Eating Healthy Foods for Less

Aug 13, 2010

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Now that we are a family of seven with one income, it is even more important to stretch our dollars. Food is our biggest expense, next to our mortgage, and eating natural, whole foods is more economical in certain categories yet more expensive in others. By avoiding overly processed, convenience foods and making more foods from scratch, I save money. For example, soaking dry beans for soup or making homemade muffins or bread. But there are certain things that I buy on a regular basis that cost more, such as organic milk or yogurt, free-range eggs, and some organics.

Money can be saved at the grocery store by choosing store brands over national brands for certain items, like dry beans, canned goods, and frozen veggies or fruits. Some stores even carry their own organic lines, like Kroger's Private Selection Organics. The prices are very close to national non-organic brands most of the time. Another example from Kroger's is their customer-specific coupons. They track your purchases when you use your shopper's card and then mail out coupons for items that you buy regularly. You can also go to their website and load electronic coupons onto your card, but they tend to be for convenience or snack foods. Kroger's also doubles manufacturers' coupons up to 50 cents, so locating coupons for organic products can help out significantly.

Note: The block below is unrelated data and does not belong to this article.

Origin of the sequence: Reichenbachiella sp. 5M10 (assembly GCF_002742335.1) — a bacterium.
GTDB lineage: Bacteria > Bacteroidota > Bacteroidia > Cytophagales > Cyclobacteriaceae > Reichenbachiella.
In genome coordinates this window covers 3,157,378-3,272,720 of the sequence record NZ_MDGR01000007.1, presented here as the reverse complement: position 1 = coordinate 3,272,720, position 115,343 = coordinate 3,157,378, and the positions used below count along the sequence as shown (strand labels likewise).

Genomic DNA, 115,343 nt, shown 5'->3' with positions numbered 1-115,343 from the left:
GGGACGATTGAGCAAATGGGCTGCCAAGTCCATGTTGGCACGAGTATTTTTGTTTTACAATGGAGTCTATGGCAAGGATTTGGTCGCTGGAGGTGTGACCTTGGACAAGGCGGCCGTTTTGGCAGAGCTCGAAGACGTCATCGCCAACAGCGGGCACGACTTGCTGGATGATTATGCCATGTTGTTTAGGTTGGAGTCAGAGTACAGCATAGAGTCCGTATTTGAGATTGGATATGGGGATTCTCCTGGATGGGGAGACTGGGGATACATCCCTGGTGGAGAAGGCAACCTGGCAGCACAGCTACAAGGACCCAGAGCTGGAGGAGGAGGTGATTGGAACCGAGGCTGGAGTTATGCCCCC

While you're not likely to find many coupons for natural or organic foods in your Sunday newspaper, you can find some online. Many natural food manufacturers offer limited coupons on their websites. You download them and print them on your own printer. Here are a few:
For a variety of coupons that change periodically, check out Mambo Sprouts, where you'll also find recipes, reviews, and contests, The Natural Food List, and the Grocery Coupon Guide, with a list of links to natural food manufacturers.

Grocery stores aren't the only place to purchase staple foods and other grocery items. Many cities and towns have a food cooperative or two. Ask around or search online. There are also online buying coops or you can start your own. Amazon and Vitacost are two online resources that I use regularly for specific items. Amazon has a subscribe & save program that lets you select a shipping schedule for certain items and receive an additional 5-15% discount. I order vitamins, organic/natural foods, and some personal hygiene items from Vitacost. (See the sidebar for $10 off your first order.)

Some ways to save money on fruits and vegetables are to grow your own, find a generous neighbor with an over-producing garden, or buy local and in-season from your farmers' market and orchards. Talk to the vendors to see if they use any chemicals. They may not be certified organic, but may be grown without pesticides and other chemicals. You can find your nearest farmers' market here. Other related options for cutting costs is to purchase a side of beef (grass-fed) or find a source for free-range chickens and/or eggs. I'm still working on finding local sources for my last suggestions. We don't have an extra freezer, so the beef is not a possibility right now.

Eating healthy can seem to be more expensive at first but it will most likely end up costing less over your lifetime. Consider that eating natural, whole foods will support a healthy immune system, reducing illnesses and chronic conditions, help maintain a healthy weight, and therefore, reducing doctor visits and lost work days.

Update: You can find more ways to save money at Saving Naturally.


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